The government’s economic team should intervene in bringing down corn tariffs to address a looming supply gap of this grain used by the country’s pork, chicken, and egg growers. Local corn production is not enough for the livestock industry, which is why importation is necessary.
Currently yellow corn carries a 5% tariff only if sourced from ASEAN countries. Otherwise, it is slapped with tariffs of 35-50% depending on the agreed minimum volume. With no available supply in the ASEAN region, Filipino feed millers have turned to the world’s biggest corn exporters such as the US and Brazil. Unfortunately, Brazil is still reeling from a drought that has cut production by almost one-fourth.
With the supply situation for yellow corn going berserk, prices too have been inching up to levels not seen since a decade ago. But applying the 35% tariff for imports outside ASEAN would have an immediate effect of raising feed mix prices as well as the cost of locally grown pork and chicken. This could be mitigated by temporarily suspending the non-ASEAN tariffs on yellow corn until the supply situation normalizes.
Represented by the Philippine Maize Federation Inc. or PhilMaize, corn farmers trust the local feed millers who buy their produce rather than go through the hassles of opening import requests and bringing out their purchases from customs bonded warehouses.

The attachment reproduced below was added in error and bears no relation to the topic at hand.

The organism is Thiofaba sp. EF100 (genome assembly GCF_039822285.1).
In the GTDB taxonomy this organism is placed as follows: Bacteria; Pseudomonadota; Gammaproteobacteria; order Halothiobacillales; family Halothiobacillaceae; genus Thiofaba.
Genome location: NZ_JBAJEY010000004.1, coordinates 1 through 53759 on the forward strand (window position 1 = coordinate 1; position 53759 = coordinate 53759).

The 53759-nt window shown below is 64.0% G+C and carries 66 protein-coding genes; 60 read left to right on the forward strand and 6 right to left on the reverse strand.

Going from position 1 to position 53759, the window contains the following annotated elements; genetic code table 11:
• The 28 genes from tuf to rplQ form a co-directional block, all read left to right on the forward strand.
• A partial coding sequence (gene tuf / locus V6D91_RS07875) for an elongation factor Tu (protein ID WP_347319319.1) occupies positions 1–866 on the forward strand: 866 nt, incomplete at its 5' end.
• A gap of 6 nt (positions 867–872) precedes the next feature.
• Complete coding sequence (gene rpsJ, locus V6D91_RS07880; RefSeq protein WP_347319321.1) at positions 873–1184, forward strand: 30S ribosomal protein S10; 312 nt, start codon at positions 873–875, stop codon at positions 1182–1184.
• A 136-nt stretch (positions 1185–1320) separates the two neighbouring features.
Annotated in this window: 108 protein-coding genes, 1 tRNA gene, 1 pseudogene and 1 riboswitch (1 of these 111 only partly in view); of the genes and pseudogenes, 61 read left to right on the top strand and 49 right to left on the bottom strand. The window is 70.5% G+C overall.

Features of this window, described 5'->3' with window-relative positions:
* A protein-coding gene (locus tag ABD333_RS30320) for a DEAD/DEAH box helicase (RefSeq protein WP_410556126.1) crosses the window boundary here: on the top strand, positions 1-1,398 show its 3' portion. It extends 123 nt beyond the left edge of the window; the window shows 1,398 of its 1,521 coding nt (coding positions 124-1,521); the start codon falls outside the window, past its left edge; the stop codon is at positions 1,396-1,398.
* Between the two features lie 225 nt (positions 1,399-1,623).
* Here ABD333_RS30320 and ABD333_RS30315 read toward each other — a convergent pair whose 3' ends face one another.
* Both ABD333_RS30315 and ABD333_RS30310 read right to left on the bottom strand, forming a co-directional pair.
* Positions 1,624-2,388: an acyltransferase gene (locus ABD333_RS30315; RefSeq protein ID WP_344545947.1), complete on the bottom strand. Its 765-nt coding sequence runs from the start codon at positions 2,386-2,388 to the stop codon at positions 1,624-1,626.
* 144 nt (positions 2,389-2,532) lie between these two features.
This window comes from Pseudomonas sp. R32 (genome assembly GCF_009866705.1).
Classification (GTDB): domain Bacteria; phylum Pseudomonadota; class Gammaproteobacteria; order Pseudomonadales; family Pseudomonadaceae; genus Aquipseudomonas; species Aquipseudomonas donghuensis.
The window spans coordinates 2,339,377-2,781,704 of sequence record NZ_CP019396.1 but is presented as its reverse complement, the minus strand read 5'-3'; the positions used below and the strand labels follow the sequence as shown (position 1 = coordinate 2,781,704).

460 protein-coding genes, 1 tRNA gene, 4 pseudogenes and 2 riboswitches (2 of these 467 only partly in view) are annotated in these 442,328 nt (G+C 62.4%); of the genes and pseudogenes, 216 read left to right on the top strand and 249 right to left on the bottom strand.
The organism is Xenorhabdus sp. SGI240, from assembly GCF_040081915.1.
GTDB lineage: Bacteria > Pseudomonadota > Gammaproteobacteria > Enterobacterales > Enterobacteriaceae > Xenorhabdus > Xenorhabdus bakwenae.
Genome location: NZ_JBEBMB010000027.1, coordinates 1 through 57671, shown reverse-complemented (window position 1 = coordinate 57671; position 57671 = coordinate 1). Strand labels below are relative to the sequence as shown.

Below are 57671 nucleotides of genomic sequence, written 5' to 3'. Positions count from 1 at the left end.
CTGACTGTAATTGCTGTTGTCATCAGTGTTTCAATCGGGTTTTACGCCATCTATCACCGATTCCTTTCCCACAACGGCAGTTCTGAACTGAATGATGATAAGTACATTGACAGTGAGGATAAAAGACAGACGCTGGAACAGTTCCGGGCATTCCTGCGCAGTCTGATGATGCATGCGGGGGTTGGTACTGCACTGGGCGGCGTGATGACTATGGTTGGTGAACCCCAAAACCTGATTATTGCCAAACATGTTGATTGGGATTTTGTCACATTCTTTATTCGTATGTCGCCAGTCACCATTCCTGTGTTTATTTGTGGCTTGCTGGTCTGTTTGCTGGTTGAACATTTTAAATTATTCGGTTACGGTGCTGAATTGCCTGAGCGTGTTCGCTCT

For its part, the Department of Agriculture (DA) organized a task force last July to review the existing corn tariff structure in anticipation of a forthcoming tight supply situation in the world market and a corresponding increase in prices.
The DA got this correctly since yellow corn is now in high demand globally, what with China gobbling just about everything it can lay its hands on. China’s domestic corn production cannot keep up with demand now that it has managed to control the spread of the African swine fever (ASF) which decimated its pig farms in 2019 and 2020.
A successful hog repopulation program combined with stricter biosecurity controls and the almost depleted corn inventories have been exacerbated by a surge in economic activity after effectively managing the spread of COVID-19 among the 1.4 billion Chinese population.
We need to protect Filipino pork and chicken growers who are also facing competition from imported livestock. Like in China, our hog farms were affected adversely by the ASF outbreak and it’s only now when the industry is slowly getting back in business. It would be a death blow to them if this brewing global corn crisis results in costlier feed inputs.
Most Filipinos are meat lovers who prefer locally grown fresh cuts to those that come frozen from other countries. Can the government afford to contend with higher prices of chicken and pork in the midst of this pandemic?
J. Albert Gamboa is a Life Member of the Financial Executives Institute of the Philippines (FINEX). He is the Editor-in-Chief of the quarterly FINEX Digest magazine and the monthly FINEX Focus newsletter. The opinion expressed herein does not necessarily reflect the views of these institutions and the Manila Bulletin.